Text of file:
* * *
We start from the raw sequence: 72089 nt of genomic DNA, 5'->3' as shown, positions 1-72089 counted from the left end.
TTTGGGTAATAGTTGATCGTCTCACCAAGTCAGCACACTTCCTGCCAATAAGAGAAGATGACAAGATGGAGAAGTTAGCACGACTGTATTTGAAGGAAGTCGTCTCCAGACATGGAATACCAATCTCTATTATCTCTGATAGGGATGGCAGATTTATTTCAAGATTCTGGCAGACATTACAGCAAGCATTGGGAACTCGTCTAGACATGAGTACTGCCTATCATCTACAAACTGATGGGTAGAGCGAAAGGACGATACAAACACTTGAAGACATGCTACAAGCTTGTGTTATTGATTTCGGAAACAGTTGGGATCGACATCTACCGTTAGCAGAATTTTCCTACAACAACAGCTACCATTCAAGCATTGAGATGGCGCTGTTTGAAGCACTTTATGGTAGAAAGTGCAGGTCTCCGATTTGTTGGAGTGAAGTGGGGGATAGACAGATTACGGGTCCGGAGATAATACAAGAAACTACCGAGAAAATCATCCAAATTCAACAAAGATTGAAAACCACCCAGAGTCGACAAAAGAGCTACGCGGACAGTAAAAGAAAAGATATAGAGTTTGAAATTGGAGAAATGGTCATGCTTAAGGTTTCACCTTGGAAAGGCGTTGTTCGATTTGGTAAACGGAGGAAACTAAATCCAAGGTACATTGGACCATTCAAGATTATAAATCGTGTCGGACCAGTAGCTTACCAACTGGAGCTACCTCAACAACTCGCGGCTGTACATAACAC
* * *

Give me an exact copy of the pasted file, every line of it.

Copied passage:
We start from the raw sequence: 72089 nt of genomic DNA, 5'->3' as shown, positions 1-72089 counted from the left end.
TTTGGGTAATAGTTGATCGTCTCACCAAGTCAGCACACTTCCTGCCAATAAGAGAAGATGACAAGATGGAGAAGTTAGCACGACTGTATTTGAAGGAAGTCGTCTCCAGACATGGAATACCAATCTCTATTATCTCTGATAGGGATGGCAGATTTATTTCAAGATTCTGGCAGACATTACAGCAAGCATTGGGAACTCGTCTAGACATGAGTACTGCCTATCATCTACAAACTGATGGGTAGAGCGAAAGGACGATACAAACACTTGAAGACATGCTACAAGCTTGTGTTATTGATTTCGGAAACAGTTGGGATCGACATCTACCGTTAGCAGAATTTTCCTACAACAACAGCTACCATTCAAGCATTGAGATGGCGCTGTTTGAAGCACTTTATGGTAGAAAGTGCAGGTCTCCGATTTGTTGGAGTGAAGTGGGGGATAGACAGATTACGGGTCCGGAGATAATACAAGAAACTACCGAGAAAATCATCCAAATTCAACAAAGATTGAAAACCACCCAGAGTCGACAAAAGAGCTACGCGGACAGTAAAAGAAAAGATATAGAGTTTGAAATTGGAGAAATGGTCATGCTTAAGGTTTCACCTTGGAAAGGCGTTGTTCGATTTGGTAAACGGAGGAAACTAAATCCAAGGTACATTGGACCATTCAAGATTATAAATCGTGTCGGACCAGTAGCTTACCAACTGGAGCTACCTCAACAACTCGCGGCTGTACATAACAC